Sunday, May 29, 2016

Peter McDonald's Lecture to mark the 2015 launch of Pn Review.

Notes from a provocative  lecture by Peter MacDonald. The text is in the current edition of PN Review but you can hear it at the link below. I hope I'm not misrepresenting his argument by quoting bits I want to keep for my own consideration.

He begins with a discussion of Yeat's famous quote:

We make out of the quarrel with others, rhetoric, but of the quarrel with ourselves, poetry. Unlike the rhetoricians, who get a confident voice from remembering the crowd they have won or may win, we sing amid our uncertainty; and, smitten even in the presence of the most high beauty by the knowledge of our solitude, our rhythm shudders.

MacDonald comments:

'the work [Per Amica Silentia Lunae] was written when Yeats was fifty-one, and published when he was fifty-two years old. He had been publishing poetry since he was nineteen years of age, and critical prose since he was twenty-one, so his statement here has a good deal of time and experience behind it. Yeats by this time knew a few things, that is to say, about both poetry and quarrelling'.

Macdonald  goes on to observe that most people quote the first sentence and not the second. He doesn't point out that the number of readers of Per Amica Silentia Lunae must be very small or that Yeats can spin the word 'self' through enough sub devisions to confuse most readers. But for Macdonald, the key point is the role of uncertainty and disagreement. An uncertainty and disagreement which he sees as lacking in both modern poetry and criticism:

'It’s far, too, from what passes for the truth now, almost a century after Yeats made his formulation. So much so, that it is entirely plausible in contemporary poetic and critical culture to replace ‘quarrel’ with ‘agreement’: nowadays, we make out of the agreement with others, rhetoric, but of the agreement with ourselves, poetry'.


Quoting from Elizabeth Bishop writing to Robert Lowell:

'Yet amid all the noise of the tenured ‘explainers’, the professors and the poet-critics and the critic-poets at work here, there, and everywhere in a booming university system that makes good money from the humanities, Bishop knows exactly what is never being mentioned:

The trouble is – excuse my clichés – as people grow older, non-artists, that is, they do have to steel themselves so much, forget so much and try to pretend that everything’s all right so much. They are afraid, probably rightly, that poetry – any art – if they take it hard, might upset them – so they pretend they like it while at the same time they resist it absolutely.

'Fifty-two years later, this is one of those truths which remains unsayable; to air it now – whenever, say, yet another anthology makes its marketing pitch on the promise that poetry can change your life for the better – would be understood simply as quarrelsome, the work of an elitist, a spoiler, or (at best, and condescendingly) a useful gadfly. Yet it is a great poet writing to another great poet; I myself think that what Bishop says here is true. If people really understood most poetry, or understood what it takes to write most true poems, they would be shocked rather than inspired. The truth is, everything is not ‘all right’; and real poetry tells this truth. Few creative writing courses, it is fair to say, have been founded on such a premise; nor does it sell many books, or make many careers'.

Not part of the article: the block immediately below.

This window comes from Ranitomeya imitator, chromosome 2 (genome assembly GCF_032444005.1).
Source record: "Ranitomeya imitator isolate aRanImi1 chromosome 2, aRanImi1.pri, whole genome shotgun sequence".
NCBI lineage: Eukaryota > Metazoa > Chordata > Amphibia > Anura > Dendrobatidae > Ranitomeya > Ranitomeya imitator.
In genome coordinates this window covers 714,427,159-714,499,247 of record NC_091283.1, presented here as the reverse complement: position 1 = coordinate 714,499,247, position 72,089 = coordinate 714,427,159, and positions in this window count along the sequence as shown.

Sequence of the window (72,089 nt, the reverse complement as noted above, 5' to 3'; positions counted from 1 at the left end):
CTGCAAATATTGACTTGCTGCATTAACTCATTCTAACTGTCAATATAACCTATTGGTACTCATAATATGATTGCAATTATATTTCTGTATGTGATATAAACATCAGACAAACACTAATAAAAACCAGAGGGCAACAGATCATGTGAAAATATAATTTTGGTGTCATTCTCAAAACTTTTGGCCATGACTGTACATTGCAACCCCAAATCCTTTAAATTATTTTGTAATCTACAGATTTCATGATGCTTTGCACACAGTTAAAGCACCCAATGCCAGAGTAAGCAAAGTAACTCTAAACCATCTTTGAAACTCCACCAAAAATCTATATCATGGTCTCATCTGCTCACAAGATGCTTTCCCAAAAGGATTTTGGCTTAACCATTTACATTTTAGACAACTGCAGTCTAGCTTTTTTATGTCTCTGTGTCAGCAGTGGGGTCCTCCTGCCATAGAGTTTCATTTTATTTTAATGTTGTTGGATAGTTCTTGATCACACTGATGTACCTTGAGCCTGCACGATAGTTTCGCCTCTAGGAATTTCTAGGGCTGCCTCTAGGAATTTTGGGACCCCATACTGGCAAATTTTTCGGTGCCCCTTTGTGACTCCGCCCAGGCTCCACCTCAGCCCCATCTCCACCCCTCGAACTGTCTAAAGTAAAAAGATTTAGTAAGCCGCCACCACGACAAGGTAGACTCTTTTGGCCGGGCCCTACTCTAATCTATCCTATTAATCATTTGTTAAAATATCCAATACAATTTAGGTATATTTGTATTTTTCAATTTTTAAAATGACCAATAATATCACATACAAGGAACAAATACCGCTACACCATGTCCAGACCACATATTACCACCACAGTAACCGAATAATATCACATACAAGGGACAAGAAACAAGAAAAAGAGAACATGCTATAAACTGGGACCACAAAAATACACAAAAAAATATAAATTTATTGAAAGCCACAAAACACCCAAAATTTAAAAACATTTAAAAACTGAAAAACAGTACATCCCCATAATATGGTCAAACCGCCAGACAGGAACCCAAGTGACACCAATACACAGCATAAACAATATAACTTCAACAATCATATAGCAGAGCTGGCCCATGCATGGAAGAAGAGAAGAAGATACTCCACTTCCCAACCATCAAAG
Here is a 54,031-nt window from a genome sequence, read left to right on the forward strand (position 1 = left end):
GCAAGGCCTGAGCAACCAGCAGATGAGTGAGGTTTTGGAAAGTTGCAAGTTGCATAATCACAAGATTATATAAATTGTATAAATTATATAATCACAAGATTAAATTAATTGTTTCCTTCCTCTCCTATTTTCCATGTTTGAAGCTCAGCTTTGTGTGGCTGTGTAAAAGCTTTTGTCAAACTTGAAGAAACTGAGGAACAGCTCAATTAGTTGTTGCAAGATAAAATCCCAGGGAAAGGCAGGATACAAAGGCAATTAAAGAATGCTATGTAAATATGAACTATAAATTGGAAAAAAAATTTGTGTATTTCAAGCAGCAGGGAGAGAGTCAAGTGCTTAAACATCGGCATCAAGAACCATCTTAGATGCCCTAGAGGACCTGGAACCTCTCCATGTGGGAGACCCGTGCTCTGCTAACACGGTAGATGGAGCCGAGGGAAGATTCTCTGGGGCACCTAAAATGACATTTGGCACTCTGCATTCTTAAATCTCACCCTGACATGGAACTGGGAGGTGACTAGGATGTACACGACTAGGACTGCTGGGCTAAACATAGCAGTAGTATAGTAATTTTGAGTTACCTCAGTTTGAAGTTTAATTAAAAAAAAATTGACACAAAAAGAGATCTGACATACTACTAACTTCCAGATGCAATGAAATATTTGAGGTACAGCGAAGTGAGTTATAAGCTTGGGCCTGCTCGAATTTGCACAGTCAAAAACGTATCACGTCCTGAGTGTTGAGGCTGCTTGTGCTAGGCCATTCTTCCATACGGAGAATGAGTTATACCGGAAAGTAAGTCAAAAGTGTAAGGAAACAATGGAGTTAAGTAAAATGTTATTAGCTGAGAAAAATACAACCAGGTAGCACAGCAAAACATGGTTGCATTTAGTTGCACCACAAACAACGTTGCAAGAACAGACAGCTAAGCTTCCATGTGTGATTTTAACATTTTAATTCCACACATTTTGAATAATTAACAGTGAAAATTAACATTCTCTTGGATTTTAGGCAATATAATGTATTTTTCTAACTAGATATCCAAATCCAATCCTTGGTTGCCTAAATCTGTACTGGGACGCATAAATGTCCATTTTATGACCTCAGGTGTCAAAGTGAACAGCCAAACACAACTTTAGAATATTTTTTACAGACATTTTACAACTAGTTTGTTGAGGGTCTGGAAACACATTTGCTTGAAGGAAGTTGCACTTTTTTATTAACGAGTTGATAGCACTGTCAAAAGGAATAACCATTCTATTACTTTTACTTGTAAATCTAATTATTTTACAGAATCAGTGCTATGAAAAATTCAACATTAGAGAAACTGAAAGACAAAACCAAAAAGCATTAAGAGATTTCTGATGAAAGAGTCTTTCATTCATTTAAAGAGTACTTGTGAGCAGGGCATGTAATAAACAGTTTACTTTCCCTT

If the new proposed Australian literature syllabus is anything to go by, we will continue to teach students to 'resist it [literature] absolutely'.  We will churn out passive users of second and third hand opinions  and reward them for telling us what they think we want to hear.  Exactly why we're doing this remains the overwhelming question which no one seems to be bothered to answer.


Looking at the state of institutionalised literary studies, which seem to be on shaky ground at present he comments:

'The humanities, on both sides of the Atlantic, may be making a lot of pained noise at present; but the essence of their complaint is that they are not loved enough. It would seem never to have occurred to the most vocal mourners that their disciplines did not come into being in order that they should be loved; nor indeed that the society from whose instinctive values (including the values that attach to tradition and art) they have declared themselves so completely apart, and to which they remain in their own estimation so insistently superior, has truly no obligation to show them its affection.

When what were once disciplines of thought and study conceived and practised in terms of disinterested knowledge decide that their success is measured by prestige, peers, and patronage, and that their prime task is to ‘interrogate’ their own past, along with the past and the present of their fostering societies, and their fundamental shared values of aesthetic, social, and civil traditions, then they have no right to be surprised when those who foot the bill tire of their interrogations, and ask some hard questions of their own'.

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